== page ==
Is it a vegetable? Is it meat? Nope – its fruit! A tropical fruit that grows on the trees throughout Fiji and other tropical countries. When I was younger I’d see my parents get a whole fresh jackfruit from the Asian markets and it was the most intimidating thing I’d ever seen. I refused to eat it because I couldn’t imagine it tasting good. Here I am in my thirties now posting about how much I love a food I once refused to eat. In fact a part of me is still intimated by the spikey nature of this fruit, that I opt for the canned or frozen version of jackfruit.
Growing up in Rhode Island, grocery shopping consisted of several stops. Friday nights my mom would take me to the regular local grocery store for the basic essentials, bread, milk and eggs. It was the Saturday morning trips that always felt like an adventure. We would drive into Providence to go to the Chinese markets. One for seafood – which I dreaded because of the fish market smells and quite frankly the crabs and fish eyes scared the hell out of me when I was younger -and another Chinese market right across the street from the fish market for vegetables. The last stop would be the small Indian stores for more vegetables. If it wasn’t a seafood weekend, it was most likely a chicken weekend. For that we’d travel to the famous Federal Hill in Providence where we’d go to Antonelli’s Poultry, the only live poultry store in Rhode Island.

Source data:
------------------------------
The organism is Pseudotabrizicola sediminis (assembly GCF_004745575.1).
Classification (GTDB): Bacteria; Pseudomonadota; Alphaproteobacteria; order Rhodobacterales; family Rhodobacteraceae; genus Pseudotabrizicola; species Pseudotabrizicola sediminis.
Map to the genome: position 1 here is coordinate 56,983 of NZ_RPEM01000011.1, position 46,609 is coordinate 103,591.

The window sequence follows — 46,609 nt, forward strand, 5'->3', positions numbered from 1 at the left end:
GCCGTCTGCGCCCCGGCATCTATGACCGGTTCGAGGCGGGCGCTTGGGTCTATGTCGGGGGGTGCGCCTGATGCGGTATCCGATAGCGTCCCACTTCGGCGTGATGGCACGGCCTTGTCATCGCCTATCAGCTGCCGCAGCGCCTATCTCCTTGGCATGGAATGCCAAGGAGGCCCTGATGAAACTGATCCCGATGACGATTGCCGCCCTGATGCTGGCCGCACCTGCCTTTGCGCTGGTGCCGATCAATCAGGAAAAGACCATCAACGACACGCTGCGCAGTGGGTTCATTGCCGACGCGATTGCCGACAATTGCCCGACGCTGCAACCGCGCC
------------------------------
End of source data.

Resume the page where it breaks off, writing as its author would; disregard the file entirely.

Okay so I have to be completely honest here, I am petrified of preparing crabs. My father has always taken care of the purchasing, killing and cleaning of the crabs. They have always scared me. In fact I remember having a nightmare as a child of a crab chasing me down the stairs at my childhood home. (if my cousin Ameeta is reading this YOU KNOW!) Ha, I know it sounds crazy but I am not exaggerating. So yes, truth be told my dad did clean the crabs for me for this recipe and probably will for as long as he can! lol.
However, if you are like me and this may be the first time you are cleaning a crab, I’ve researched that a humane way of killing crabs is to put them in the freezer for about two hours, then when you take them out you can remove their legs. Remove their top shell and clean out the insides.
Whenever you are making crabs you should always cook the crab within 1 or 2 days of purchasing the crab, while the meat is at its freshest. In the past we’ve tried to freeze crab but the meat becomes hard to get out of the shell and just not as juicy as when it is cooked fresh.